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Matthew Broderick was a Civil War hero, and Denzel Washington missed out on his Medal of Honor. Come read about the fighting men of Massachusetts in all their Glory.
On this day in 1863, Robert Gould Shaw, better known to you as Matthew Broderick in the movie Glory, departed his home state as the commanding officer of the first all-black regiment in the Civil War - the 54th Massachusetts.
Shaw was born into a prominent abolitionist family who received a large inheritance from the grandfather Shaw was named after. The family moved around a bit, even shipping Robert off to Europe for some education, then bringing him back to attend Harvard. During this time, the fire of racial equality began to ignite in the young man.
When the war broke out, Shaw became a commissioned officer and fought in a few battles, the only one you ever heard of (Antietam), so don't worry about it; obviously, he wasn't killed or captured.
By January 1863, Massachusetts Governor John Andrew wanted to enlist freed black men into the commonwealth’s militia. He took a trip down to DC to meet with War Secretary Stanton, who backed the idea and thus began the recruitment of black soldiers.
Andrew recruited Shaw, who initially demurred the opportunity, then ultimately accepted it, most likely for dramatic effect since he was secretly Matthew Broderick.
Equal Pay for Equal Death
Taking command in February, we see the beginning of building the relationship between Shaw and his men, who were recruited from all over the north. Andrew had promised equal pay, then failed to deliver. Sensing a moment that would play well on any movie screen, Shaw commanded his unit not to train until they, too, received equal pay.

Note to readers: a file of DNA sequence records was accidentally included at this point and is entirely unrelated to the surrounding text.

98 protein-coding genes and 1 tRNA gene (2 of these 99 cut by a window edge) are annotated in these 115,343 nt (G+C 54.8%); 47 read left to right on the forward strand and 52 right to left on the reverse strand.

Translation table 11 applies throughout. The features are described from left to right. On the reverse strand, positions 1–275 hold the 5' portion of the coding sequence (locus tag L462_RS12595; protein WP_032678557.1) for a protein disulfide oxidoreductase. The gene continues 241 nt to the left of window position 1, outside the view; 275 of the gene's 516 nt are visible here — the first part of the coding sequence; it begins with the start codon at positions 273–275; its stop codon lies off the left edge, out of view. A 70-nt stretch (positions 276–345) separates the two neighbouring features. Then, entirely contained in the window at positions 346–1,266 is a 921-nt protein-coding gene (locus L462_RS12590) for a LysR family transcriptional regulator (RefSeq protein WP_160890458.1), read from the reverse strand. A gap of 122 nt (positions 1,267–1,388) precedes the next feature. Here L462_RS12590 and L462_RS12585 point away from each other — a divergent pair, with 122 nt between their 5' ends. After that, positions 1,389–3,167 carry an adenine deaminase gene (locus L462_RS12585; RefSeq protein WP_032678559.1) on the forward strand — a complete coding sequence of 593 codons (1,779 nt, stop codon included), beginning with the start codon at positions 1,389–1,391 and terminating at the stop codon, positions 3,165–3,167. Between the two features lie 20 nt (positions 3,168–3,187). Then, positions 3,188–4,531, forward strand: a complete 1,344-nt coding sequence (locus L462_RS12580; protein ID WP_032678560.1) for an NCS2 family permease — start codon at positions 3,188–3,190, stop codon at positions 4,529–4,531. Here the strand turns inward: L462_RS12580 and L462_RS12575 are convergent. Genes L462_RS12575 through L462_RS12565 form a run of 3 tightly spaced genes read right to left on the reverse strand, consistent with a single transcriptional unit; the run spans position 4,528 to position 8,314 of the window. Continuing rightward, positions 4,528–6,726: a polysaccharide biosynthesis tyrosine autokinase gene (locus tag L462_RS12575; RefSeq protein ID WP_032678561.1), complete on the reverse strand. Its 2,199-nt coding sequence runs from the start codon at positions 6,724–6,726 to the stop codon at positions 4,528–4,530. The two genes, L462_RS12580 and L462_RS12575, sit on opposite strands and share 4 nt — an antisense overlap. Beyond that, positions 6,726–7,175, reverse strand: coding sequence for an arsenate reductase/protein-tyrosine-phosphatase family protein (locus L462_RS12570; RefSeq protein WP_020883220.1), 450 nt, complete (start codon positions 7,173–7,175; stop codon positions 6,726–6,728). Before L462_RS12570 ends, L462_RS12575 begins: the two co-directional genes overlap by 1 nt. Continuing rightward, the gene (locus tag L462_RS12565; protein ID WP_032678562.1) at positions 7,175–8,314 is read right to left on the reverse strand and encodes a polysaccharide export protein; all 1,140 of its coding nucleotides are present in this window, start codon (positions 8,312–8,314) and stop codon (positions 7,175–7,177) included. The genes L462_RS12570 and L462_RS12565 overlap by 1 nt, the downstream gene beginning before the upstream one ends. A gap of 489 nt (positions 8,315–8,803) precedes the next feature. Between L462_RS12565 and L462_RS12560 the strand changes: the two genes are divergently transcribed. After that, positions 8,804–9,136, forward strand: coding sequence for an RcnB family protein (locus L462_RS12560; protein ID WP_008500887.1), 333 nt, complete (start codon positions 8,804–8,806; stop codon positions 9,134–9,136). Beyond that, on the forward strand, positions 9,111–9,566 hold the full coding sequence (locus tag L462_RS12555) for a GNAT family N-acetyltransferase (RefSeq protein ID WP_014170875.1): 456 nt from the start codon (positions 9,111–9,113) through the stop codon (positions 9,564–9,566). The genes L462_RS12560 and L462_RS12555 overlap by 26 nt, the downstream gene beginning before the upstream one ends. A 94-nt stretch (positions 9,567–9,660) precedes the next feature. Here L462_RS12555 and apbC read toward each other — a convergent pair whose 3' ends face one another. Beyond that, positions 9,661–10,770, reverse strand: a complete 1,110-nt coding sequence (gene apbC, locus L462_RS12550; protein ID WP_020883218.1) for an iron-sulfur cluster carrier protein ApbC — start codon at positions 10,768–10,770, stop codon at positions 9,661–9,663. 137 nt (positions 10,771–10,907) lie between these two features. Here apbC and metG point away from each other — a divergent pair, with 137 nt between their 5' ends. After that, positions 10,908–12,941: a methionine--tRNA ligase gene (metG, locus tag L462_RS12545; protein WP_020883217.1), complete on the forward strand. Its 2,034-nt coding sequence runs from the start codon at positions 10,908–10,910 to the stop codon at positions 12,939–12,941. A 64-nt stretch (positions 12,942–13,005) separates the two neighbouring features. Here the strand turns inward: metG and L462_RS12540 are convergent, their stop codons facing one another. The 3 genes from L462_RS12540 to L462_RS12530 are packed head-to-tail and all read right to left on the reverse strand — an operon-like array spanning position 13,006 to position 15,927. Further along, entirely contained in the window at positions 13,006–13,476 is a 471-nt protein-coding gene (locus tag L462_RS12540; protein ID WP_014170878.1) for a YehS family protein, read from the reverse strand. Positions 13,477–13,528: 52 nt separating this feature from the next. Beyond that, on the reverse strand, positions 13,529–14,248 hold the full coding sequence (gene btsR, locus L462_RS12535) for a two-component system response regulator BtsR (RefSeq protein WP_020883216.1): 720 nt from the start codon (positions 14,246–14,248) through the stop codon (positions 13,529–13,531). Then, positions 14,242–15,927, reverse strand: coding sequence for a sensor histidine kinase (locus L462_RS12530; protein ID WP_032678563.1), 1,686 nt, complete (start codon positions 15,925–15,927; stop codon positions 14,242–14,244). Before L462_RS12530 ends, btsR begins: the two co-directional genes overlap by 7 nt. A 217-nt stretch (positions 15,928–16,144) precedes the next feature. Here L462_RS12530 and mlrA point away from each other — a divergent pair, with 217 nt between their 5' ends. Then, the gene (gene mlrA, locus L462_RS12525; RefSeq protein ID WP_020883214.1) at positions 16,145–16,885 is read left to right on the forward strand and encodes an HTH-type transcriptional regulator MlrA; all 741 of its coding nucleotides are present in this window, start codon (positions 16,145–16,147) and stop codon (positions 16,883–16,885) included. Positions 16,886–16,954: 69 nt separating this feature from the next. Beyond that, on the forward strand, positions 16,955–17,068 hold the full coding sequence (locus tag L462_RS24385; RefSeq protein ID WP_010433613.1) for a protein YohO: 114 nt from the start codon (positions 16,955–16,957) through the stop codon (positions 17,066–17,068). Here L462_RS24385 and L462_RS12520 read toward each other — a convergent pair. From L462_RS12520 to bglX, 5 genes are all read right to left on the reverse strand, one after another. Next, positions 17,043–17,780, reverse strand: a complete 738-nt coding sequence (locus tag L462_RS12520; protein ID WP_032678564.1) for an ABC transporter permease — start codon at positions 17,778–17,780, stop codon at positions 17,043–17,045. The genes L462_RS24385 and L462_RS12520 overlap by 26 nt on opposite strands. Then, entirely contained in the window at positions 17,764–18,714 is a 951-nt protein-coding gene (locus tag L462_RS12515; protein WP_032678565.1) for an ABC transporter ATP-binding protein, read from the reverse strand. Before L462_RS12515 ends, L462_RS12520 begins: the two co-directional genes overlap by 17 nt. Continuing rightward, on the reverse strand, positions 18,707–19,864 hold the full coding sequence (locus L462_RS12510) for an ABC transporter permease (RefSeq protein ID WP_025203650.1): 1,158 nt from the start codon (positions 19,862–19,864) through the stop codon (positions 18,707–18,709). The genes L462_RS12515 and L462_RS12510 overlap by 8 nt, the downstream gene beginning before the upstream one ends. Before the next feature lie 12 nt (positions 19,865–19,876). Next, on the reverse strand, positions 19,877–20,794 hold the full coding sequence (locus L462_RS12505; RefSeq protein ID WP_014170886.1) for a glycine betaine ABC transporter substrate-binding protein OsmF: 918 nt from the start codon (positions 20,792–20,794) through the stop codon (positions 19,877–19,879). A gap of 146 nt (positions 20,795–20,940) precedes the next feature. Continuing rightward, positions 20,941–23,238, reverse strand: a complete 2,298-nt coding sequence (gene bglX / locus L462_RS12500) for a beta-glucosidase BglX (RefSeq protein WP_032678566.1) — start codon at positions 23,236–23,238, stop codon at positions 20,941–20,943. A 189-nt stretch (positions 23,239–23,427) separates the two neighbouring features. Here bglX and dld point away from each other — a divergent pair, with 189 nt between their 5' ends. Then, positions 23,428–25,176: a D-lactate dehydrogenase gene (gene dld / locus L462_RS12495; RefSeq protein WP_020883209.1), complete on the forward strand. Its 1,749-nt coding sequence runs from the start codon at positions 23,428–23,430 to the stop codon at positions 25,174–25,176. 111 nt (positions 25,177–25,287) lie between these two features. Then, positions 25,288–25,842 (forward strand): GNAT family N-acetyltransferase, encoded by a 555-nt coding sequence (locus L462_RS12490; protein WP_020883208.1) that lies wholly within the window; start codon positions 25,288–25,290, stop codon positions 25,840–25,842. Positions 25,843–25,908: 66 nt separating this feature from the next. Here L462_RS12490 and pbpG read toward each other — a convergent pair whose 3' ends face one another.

Stalemated on the issue, the 54th took no pay and shipped right on down to good ole South Carolina to fight those rebels on their own turf.
Give ‘em Hell 54th!
Shaw always wanted his regiment to be on the front lines of battles, and Fort Wagner, heavily defended by southern goobers, was his chance for a dramatic ending. No doubt this scene played out exactly as was depicted in the move, where Shaw led his men to the beach that fateful July day, onward to certain victory.
Unfortunately, Shaw didn’t read the entire script because he was killed.
However, Denzel Washington grabbed the flag and should have received a medal of honor if his character was William Harvey Carney, who survived the battle.
Instead, Washington played a character named Trip, who did not.
The 54th was an inspiration to expedite recruiting of black men across the country that helped turn the tide of the war. Remember, in 1863, the UNITED States went on a victory parade up and down the Mississippi River while pushing back Lee at a small farm town in central Pennsylvania over the Fourth of July holiday.
If you haven’t seen Glory, my question is, why not? It’s Memorial Day weekend; pull it up and remember the service Matthew Broderick, Denzel Washington, The Princess Bride guy, oh, Morgan Freeman, that dude from Homicide who played the gay lieutenant in Brooklyn 99 and the lady from Kramer vs. Kramer, did for our country and kept us free. It’s awesome. This scene is fantastic.
What’s your favorite Glory scene? Who else do you think could pull off Shaw on screen?
An earlier version of this post claimed Shaw fought in battles you had never heard of. A real historian read this and pointed out Shaw fought at Antietam.
The same historian noted that equal pay was not finalized until 1864, and instead the 54th fought without taking a salary. The post has been updated.